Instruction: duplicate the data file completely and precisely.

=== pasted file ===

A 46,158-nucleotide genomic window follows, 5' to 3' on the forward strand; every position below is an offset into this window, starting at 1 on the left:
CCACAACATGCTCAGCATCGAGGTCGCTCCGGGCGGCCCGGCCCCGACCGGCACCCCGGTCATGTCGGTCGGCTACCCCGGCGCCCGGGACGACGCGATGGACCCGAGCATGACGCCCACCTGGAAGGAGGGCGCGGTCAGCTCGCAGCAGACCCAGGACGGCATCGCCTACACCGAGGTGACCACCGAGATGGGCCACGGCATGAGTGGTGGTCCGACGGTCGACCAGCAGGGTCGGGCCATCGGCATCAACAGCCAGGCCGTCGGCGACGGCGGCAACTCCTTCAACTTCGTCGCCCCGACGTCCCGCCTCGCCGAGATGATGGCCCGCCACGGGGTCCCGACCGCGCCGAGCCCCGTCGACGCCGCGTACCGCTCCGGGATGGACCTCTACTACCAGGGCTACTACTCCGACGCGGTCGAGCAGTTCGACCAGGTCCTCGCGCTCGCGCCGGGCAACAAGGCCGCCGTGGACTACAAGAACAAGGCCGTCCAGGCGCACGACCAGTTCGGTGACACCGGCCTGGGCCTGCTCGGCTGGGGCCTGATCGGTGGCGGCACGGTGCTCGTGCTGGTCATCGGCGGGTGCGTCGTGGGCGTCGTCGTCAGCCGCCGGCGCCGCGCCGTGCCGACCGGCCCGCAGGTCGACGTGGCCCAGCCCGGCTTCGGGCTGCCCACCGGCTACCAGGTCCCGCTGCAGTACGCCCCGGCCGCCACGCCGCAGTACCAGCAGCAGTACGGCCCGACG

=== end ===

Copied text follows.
A 46,158-nucleotide genomic window follows, 5' to 3' on the forward strand; every position below is an offset into this window, starting at 1 on the left:
CCACAACATGCTCAGCATCGAGGTCGCTCCGGGCGGCCCGGCCCCGACCGGCACCCCGGTCATGTCGGTCGGCTACCCCGGCGCCCGGGACGACGCGATGGACCCGAGCATGACGCCCACCTGGAAGGAGGGCGCGGTCAGCTCGCAGCAGACCCAGGACGGCATCGCCTACACCGAGGTGACCACCGAGATGGGCCACGGCATGAGTGGTGGTCCGACGGTCGACCAGCAGGGTCGGGCCATCGGCATCAACAGCCAGGCCGTCGGCGACGGCGGCAACTCCTTCAACTTCGTCGCCCCGACGTCCCGCCTCGCCGAGATGATGGCCCGCCACGGGGTCCCGACCGCGCCGAGCCCCGTCGACGCCGCGTACCGCTCCGGGATGGACCTCTACTACCAGGGCTACTACTCCGACGCGGTCGAGCAGTTCGACCAGGTCCTCGCGCTCGCGCCGGGCAACAAGGCCGCCGTGGACTACAAGAACAAGGCCGTCCAGGCGCACGACCAGTTCGGTGACACCGGCCTGGGCCTGCTCGGCTGGGGCCTGATCGGTGGCGGCACGGTGCTCGTGCTGGTCATCGGCGGGTGCGTCGTGGGCGTCGTCGTCAGCCGCCGGCGCCGCGCCGTGCCGACCGGCCCGCAGGTCGACGTGGCCCAGCCCGGCTTCGGGCTGCCCACCGGCTACCAGGTCCCGCTGCAGTACGCCCCGGCCGCCACGCCGCAGTACCAGCAGCAGTACGGCCCGACG